• The response from tech press and analysts was immediate and damning. Reports referred to XP Starter Edition as "cut-rate," "cheap," "crippled," and even "futile." All of those reports, however, are completely wrong. And it's a sad statement on the state of modern tech reporting and analysis that so many people could be so cynical about a product they have never seen and don't know a thing about.

    And yet he wasn't allowed to USE it himself - it was DEMONSTRATED for him.

    Yeah, that sounds a bit hypocritic
  • An example is end-user training videos such as how to use a mouse.

    Hello, computer?

  • I just installed OpenOffice and I can't think of a single thing that didn't go as well or better than a corresponding installation or use of MS Office. This stuff really isn't space science, you just have to package everything with some care and knoweledge of what your CUSTOMERS, not users, not developers not those unpleasant people who talk to you, want.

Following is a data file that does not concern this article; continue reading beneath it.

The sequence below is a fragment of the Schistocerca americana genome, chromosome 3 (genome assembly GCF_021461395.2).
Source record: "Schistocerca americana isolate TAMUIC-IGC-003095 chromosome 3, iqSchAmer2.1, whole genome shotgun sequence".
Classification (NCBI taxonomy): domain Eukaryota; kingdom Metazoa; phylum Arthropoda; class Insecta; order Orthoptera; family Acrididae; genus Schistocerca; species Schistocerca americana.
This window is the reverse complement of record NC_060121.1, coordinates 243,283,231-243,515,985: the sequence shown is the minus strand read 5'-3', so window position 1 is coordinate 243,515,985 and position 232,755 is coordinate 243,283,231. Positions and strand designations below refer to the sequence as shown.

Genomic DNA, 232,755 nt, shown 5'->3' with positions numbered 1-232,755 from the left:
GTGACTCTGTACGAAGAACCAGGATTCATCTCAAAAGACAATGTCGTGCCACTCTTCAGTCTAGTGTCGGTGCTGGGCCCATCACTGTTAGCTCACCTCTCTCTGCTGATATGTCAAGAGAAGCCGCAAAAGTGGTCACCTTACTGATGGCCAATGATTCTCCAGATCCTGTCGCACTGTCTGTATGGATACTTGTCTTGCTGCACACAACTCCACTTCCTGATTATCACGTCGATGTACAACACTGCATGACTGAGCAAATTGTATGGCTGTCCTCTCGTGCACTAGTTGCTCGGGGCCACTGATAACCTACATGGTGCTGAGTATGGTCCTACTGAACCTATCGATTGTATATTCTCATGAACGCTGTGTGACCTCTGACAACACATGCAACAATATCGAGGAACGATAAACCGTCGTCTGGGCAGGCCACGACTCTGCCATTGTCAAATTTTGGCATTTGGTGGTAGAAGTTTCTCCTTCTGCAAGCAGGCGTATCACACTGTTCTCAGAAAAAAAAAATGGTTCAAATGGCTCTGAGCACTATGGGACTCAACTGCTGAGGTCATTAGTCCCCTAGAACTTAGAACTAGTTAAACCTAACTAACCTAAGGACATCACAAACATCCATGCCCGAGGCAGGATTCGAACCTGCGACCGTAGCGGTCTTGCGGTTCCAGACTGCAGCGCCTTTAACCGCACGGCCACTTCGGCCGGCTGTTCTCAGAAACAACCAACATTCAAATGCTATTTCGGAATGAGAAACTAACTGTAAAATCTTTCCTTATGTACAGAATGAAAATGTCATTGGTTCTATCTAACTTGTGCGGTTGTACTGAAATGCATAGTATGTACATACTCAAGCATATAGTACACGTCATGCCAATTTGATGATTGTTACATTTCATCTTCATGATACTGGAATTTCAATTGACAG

• Wrong market (Score:4, Interesting)

    by Billly Gates (198444) on Wednesday January 12, 2005 @01:06PM (#11336657) Journal
    People who end up with WindowsXP starter edition do not buy it directly. The OEM does for them.

    THis is why I could not stand the arguments like "Consumers chose MS with their wallets..." when the anti trust trial was going on.

    Lusers do not know what Linux is or care. ALl they know is they bought a computer and want to plug it in and use it. Do they even know what an OS is?

    I looked at the WindowsXP crippled errr starter edition in the link of the story. It is crippled regardless of what MS may tell you otherwise so they can get you to fork over $200 (alot of money in third world countries) if you want features like resolutions above 800 x 600. The users in these countries never owned a pc so they have no concept of features nor care.